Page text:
My journey with Keynote, Pages, and Numbers did not even start with my first Macbook Pro. When I purchased my first Macbook Pro, I was still so entrenched in Power Point that I spent the ridiculous amount of money (I think it was almost $300) to have Microsoft Office on my Macbook Pro. It was the conversion of my wife to the Apple world and the purchase of her Macbook that brought me to iWork. I thought, "Why not load it and give it a spin". If it was good enough for Steve Jobs presentations, it was good enough for me.
What I found was software that addressed everything that pissed me off about Microsoft Office. I had used Microsoft Word for years, and there were several things I really hated about it. First, manipulating tables was painful. It was painful to put in titles, to move tables in the document, and manipulate the size and scope of them. Pages went and answered all of those. It had pre-made titles spaces where all you had to do was type, it allowed you to move the the table like an image, and there were easy spaces to manipulate the size and scope. I also hated working with images in Microsoft Word, and ages fixed that by allowing me to move the image like it was a presentation. I found Keynote to be a sleek easy to use presentation software, that made presentations look more professional than Power Point. Excel had never been a program I used frequently, but I found numbers to be easier to manipulate in both titles, formulas, and adjusting the size of the tables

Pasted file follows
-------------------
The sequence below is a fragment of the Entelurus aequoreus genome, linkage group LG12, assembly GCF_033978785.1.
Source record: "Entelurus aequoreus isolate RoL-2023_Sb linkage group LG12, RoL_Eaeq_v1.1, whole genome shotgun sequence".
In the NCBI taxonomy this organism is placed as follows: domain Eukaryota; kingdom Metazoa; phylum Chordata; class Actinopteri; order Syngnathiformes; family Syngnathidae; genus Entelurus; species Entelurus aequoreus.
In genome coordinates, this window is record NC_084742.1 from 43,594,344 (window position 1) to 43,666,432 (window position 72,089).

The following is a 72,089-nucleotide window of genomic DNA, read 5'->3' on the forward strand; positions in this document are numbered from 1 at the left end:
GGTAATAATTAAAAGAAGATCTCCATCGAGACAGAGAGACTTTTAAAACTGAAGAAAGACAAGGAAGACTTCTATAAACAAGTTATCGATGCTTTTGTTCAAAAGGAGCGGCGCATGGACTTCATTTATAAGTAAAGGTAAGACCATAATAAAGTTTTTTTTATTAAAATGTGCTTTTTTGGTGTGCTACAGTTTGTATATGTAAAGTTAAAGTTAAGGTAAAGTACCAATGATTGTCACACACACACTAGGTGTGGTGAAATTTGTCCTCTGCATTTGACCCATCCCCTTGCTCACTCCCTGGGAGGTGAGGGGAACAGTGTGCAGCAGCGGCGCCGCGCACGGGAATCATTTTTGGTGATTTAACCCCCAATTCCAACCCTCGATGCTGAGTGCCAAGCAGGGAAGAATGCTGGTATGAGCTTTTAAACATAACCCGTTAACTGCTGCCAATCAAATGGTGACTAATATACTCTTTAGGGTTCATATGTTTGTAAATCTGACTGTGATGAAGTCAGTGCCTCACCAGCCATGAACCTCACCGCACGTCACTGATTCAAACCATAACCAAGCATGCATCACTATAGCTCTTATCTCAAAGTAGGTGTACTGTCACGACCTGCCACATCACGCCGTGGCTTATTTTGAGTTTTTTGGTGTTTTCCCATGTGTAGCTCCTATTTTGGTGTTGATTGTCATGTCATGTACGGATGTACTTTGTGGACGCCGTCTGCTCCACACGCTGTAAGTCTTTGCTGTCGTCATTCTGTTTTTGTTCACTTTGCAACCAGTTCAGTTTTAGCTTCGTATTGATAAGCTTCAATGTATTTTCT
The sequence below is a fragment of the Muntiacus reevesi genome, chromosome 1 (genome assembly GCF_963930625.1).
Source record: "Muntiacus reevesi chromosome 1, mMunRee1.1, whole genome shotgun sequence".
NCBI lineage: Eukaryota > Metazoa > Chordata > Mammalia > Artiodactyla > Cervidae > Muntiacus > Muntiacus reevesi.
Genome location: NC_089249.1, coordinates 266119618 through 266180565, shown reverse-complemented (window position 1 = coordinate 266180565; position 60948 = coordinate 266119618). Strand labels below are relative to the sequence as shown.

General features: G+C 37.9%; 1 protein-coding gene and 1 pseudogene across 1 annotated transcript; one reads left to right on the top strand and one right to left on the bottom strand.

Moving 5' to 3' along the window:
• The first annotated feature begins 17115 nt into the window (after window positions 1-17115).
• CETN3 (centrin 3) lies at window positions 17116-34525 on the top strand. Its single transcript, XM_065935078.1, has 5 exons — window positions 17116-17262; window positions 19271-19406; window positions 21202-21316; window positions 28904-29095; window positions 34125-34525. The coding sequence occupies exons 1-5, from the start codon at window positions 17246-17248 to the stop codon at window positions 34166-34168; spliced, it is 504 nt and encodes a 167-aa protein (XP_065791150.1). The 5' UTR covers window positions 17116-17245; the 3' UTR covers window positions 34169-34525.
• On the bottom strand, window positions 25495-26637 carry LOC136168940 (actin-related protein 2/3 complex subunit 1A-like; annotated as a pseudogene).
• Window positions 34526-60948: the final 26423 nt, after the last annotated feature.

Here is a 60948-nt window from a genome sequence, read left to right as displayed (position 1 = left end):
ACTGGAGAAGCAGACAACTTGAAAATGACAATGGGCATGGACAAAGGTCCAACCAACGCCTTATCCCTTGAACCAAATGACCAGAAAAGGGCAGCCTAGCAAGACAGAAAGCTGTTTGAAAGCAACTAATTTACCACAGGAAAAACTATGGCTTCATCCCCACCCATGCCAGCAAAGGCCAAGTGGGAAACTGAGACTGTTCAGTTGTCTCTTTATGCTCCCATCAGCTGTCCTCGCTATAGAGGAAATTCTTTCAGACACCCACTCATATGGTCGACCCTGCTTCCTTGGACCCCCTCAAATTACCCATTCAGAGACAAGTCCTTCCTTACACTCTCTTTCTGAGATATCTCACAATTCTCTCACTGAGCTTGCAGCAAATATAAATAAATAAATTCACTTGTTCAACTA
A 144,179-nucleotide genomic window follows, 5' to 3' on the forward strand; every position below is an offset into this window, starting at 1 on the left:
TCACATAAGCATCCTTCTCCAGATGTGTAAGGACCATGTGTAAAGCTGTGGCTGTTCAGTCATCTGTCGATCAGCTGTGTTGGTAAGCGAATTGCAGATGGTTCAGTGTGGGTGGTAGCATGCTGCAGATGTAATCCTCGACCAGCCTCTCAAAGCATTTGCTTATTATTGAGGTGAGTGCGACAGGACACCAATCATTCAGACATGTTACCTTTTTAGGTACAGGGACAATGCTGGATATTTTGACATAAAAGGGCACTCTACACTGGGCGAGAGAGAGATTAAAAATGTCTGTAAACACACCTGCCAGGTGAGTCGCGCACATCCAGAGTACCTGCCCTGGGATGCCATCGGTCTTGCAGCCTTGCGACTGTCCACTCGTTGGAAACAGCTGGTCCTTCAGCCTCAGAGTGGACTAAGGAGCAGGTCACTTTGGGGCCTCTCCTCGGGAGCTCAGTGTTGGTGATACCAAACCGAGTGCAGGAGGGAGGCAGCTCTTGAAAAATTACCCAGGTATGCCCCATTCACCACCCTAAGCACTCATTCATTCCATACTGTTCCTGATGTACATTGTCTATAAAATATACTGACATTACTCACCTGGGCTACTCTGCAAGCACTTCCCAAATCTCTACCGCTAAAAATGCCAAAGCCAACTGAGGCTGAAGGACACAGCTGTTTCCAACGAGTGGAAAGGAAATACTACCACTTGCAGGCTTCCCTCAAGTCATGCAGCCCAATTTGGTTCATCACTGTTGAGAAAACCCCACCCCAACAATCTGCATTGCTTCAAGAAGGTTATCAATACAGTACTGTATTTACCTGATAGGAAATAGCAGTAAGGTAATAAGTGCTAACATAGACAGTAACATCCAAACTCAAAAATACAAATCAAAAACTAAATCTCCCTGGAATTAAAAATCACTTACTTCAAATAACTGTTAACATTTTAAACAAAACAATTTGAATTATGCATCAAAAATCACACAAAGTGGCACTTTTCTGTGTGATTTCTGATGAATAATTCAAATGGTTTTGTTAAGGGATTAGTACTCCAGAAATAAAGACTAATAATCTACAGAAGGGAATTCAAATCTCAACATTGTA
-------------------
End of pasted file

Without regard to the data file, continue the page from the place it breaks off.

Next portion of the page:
This brings me back to my opening statement. Office came out for Ipad, and I don't care. Pages and even Google Drive have been on Ipad for a number of years, and now Microsoft wants me to switch back. Well its a little late for that! Microsoft also wants me to pay monthly in order to edit these documents using their cloud service. That's just plain laughable.
Apple and Google have left Microsoft in their dust. The company continues to operate solely on the strength of their Xbox ecosystem and the corporations that still favor it. Office will never be my favorite mode of communication, but the need for it will remain for the foreseeable future. Hopefully, as the younger generation takes over, Microsoft will either innovate the product or put it out to pasture.